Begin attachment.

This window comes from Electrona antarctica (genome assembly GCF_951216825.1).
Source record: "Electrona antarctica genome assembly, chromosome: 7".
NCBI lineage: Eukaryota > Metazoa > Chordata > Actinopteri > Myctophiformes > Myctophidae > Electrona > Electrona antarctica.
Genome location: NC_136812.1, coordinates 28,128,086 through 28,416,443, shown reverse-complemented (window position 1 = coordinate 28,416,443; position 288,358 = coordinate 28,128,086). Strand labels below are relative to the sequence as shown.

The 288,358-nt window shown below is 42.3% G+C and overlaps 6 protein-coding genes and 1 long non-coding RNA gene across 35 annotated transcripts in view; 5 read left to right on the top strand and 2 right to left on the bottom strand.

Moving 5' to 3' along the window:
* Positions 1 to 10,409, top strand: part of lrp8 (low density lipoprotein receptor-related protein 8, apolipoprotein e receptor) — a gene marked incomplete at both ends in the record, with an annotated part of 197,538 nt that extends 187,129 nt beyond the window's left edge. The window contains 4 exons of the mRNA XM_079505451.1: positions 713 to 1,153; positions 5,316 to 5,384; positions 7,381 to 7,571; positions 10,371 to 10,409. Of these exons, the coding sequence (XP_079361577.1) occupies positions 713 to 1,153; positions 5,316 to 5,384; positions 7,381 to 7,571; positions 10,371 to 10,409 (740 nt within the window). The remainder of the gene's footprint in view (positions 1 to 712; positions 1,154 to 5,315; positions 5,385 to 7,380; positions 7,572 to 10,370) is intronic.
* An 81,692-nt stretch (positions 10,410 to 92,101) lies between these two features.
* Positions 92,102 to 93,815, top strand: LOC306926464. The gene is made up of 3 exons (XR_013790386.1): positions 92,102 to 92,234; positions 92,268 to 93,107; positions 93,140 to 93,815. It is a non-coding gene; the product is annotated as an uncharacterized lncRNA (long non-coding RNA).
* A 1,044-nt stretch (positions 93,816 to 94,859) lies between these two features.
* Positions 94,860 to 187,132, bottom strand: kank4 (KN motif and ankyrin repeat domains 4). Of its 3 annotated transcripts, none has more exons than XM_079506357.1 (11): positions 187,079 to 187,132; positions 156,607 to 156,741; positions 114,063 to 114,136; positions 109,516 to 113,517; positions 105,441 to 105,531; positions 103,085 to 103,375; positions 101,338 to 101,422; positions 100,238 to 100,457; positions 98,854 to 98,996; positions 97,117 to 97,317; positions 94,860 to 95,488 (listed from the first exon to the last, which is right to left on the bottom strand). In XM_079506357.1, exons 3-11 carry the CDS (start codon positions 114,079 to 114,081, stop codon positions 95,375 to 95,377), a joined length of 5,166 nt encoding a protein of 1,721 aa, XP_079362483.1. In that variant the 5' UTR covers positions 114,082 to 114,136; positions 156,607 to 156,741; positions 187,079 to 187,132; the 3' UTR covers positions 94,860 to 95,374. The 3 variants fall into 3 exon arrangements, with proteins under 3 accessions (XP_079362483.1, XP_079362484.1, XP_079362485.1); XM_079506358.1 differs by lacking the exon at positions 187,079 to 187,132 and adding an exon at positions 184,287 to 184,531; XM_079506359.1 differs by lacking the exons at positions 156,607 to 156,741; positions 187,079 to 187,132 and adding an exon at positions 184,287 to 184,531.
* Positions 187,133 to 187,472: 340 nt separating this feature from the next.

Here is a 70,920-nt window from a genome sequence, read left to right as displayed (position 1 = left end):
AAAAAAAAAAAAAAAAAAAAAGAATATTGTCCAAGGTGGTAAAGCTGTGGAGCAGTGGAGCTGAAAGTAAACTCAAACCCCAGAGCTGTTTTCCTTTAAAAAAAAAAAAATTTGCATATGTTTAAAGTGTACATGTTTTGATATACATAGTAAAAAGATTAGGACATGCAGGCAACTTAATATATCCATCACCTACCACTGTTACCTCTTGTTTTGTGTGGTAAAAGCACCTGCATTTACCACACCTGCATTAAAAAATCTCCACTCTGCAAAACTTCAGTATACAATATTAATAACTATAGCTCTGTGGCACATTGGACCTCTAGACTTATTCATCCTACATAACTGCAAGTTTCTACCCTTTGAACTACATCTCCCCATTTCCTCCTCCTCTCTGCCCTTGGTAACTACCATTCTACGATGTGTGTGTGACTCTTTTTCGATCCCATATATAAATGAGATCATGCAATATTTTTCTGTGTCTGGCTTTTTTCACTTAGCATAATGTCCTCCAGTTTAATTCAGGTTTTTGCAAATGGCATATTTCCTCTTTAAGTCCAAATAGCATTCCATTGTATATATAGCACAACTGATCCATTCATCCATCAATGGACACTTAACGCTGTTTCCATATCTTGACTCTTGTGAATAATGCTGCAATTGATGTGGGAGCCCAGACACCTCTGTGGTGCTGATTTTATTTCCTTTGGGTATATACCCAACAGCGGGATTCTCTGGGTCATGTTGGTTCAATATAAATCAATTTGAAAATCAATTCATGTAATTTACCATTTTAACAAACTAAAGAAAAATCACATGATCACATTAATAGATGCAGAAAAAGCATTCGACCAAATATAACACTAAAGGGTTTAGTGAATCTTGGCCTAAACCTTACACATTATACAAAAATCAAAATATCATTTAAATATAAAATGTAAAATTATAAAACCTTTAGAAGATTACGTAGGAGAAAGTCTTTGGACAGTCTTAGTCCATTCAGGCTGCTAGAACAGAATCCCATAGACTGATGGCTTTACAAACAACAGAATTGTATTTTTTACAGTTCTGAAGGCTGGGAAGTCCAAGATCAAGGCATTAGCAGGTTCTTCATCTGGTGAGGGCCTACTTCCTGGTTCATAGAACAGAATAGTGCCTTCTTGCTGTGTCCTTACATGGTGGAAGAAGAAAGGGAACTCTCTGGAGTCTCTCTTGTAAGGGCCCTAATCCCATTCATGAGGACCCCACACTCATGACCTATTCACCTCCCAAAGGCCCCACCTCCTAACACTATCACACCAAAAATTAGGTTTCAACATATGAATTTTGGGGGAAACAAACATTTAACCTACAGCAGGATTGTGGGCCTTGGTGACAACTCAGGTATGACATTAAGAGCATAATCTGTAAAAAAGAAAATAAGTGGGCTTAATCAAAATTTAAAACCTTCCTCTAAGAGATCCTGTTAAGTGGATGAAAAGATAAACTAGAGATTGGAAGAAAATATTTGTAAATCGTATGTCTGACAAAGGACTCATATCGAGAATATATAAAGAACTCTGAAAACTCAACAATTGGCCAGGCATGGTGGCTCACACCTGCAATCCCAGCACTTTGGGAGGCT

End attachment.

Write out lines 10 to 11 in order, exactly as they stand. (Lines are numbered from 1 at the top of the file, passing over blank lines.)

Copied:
* A 1,044-nt stretch (positions 93,816 to 94,859) lies between these two features.
* Positions 94,860 to 187,132, bottom strand: kank4 (KN motif and ankyrin repeat domains 4). Of its 3 annotated transcripts, none has more exons than XM_079506357.1 (11): positions 187,079 to 187,132; positions 156,607 to 156,741; positions 114,063 to 114,136; positions 109,516 to 113,517; positions 105,441 to 105,531; positions 103,085 to 103,375; positions 101,338 to 101,422; positions 100,238 to 100,457; positions 98,854 to 98,996; positions 97,117 to 97,317; positions 94,860 to 95,488 (listed from the first exon to the last, which is right to left on the bottom strand). In XM_079506357.1, exons 3-11 carry the CDS (start codon positions 114,079 to 114,081, stop codon positions 95,375 to 95,377), a joined length of 5,166 nt encoding a protein of 1,721 aa, XP_079362483.1. In that variant the 5' UTR covers positions 114,082 to 114,136; positions 156,607 to 156,741; positions 187,079 to 187,132; the 3' UTR covers positions 94,860 to 95,374. The 3 variants fall into 3 exon arrangements, with proteins under 3 accessions (XP_079362483.1, XP_079362484.1, XP_079362485.1); XM_079506358.1 differs by lacking the exon at positions 187,079 to 187,132 and adding an exon at positions 184,287 to 184,531; XM_079506359.1 differs by lacking the exons at positions 156,607 to 156,741; positions 187,079 to 187,132 and adding an exon at positions 184,287 to 184,531.